Active: Chartreux cats are moderately active. They are gentle and sweet. They enjoy both lounging and playing when the mood strikes.
Size: The Chartreux is a medium to large cat. Chartreux weigh, on average, 7 to 16 pounds.
Characteristics: The Chartreux is a stocky cat that has been described as "a potato on toothpicks." Unflattering nicknames aside, they are quite lovely cats. They do have large bodies and rather slender legs. They also have round heads with sweet smiles and endearing round eyes. They are quite muscular which bodes well for them as they are skilled mousers and use those muscles to deftly chase mice. Additionally, physical maturity can take as much as 3 years.
Temperament: Chartreux cats are famously known for being quiet and sweet. And, while they are certainly quiet and sweet, they are so much more. Chartreux cats make wonderful, loving companions. They are incredibly loyal and make the best cuddling companion around. Your Chartreux will want to relax in your lap and you will want him too. But, just because the Chartreux enjoys a good snuggle, does not mean they are not playful. Quite the contrary in fact. They are skillful mousers, using their amazing hunting prowess to capture mice. Additionally. they are very intelligent and can easily learn their own names. These little comedians enjoy a good joke and are very silly. They will play with you all day and cuddle with you all night!
Care: The Chartreux cat is a relatively low maintenance cat. The gorgeous coat of the Chartreux cat does not require brushing. Rake your fingers through his coat and periodically comb to keep the coat looking nice. Additionally, you do not need to regularly bathe your cat, only when absolutely necessary. The coat is water resistant so it will take a good effort to get your Chartreux wet down to the skin. Brush his teeth daily so ward of periodontal disease. Lastly, trim nails regularly and clea
Coat: The coat of the Chartreux is short to medium in length and thick. It is blue in tone and has a thick undercoat.
Origin: There are a few different accounts of how exactly the Chartreux breed came to be. As the first tale goes, the breed began at Le Grande Chartreux monastery, just outside of Paris in the French alps. The monks were famous for their liquor making and the monks were said to have used the same skill and dedication they used for liquor making to breed the Chartreux cat. The cats were supposedly bred with the intention of making quiet cats so that they would not interrupt the quietness of the monastery.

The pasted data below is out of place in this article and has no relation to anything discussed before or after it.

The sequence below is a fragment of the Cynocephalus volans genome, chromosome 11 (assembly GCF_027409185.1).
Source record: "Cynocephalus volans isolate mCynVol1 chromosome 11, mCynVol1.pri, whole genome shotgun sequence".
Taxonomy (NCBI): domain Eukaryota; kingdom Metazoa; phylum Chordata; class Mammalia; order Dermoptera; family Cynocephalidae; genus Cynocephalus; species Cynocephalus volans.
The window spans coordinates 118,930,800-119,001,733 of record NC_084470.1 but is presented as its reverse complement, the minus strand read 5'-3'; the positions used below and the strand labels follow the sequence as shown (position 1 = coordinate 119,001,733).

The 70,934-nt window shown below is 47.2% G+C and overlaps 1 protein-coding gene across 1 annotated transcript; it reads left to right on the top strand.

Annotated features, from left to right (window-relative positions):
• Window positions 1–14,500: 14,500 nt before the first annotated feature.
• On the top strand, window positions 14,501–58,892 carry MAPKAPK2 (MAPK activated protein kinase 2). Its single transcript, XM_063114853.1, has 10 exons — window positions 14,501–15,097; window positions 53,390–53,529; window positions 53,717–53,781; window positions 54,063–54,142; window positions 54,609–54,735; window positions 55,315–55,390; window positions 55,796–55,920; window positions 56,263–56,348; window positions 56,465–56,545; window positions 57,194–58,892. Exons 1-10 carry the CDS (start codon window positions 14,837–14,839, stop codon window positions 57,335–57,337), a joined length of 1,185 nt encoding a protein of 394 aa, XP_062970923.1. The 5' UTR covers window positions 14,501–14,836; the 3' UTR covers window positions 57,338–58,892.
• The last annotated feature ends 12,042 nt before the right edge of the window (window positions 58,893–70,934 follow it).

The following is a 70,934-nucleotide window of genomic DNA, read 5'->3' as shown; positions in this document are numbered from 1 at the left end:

While this story is quite interesting, and fanciers love to tell the story, there is noway of verifying if it is indeed true. These "blue cats of France" are said to be descended from The Cats of Syria in the 16th century. The first verifiable account of the Chartreux cat breed is the Histoire Naturelle, written in the 1700s by biologist Comte de Buffon. It lists the Chartreux as one of the 4 cat breeds that were common in France at the time. Next, the Chartreux are described in Jean Simonnet's book, "The Chartreux Cat." The modern breed of Chartreux that we know today began in 1920. Two sisters, named Christine and Suzanne Leger, discovered a pack of free-roaming cats off the coast of Brittany, France.
The Leger sisters took a special interest in the intriguing breed of cat and decided to work seriously with the breed. They began showing the breed in 1931 in Paris, France. The beautiful blue coat of the Chartreux was intriguing and the popularity of the breed quickly grew. But, when World War II began, breeding of the breed stalled out. After World War II, breeders bred what was left of the Chartreux cat breed with Brittish Shorthairs as well as Russian Blues and Persians. This sustained the breed and soon after, the Chartreux cat breed was re-established and the traditional look of the Chartreux was maintained.
In European cat shows, the breed is often in the same category as Brittish Shorthairs, but in America the breed is shown independently. Chartreux cats first came to America in the 1970s. They were imported from France by Helen Gamon of La Jolla, California. Three Chartreux were brought to the United States, Tornade, Taquin and Tilda. Gamon, along with other breeders, established the breed in the United States and Canada and is now recognized by all organizations as a cat breed.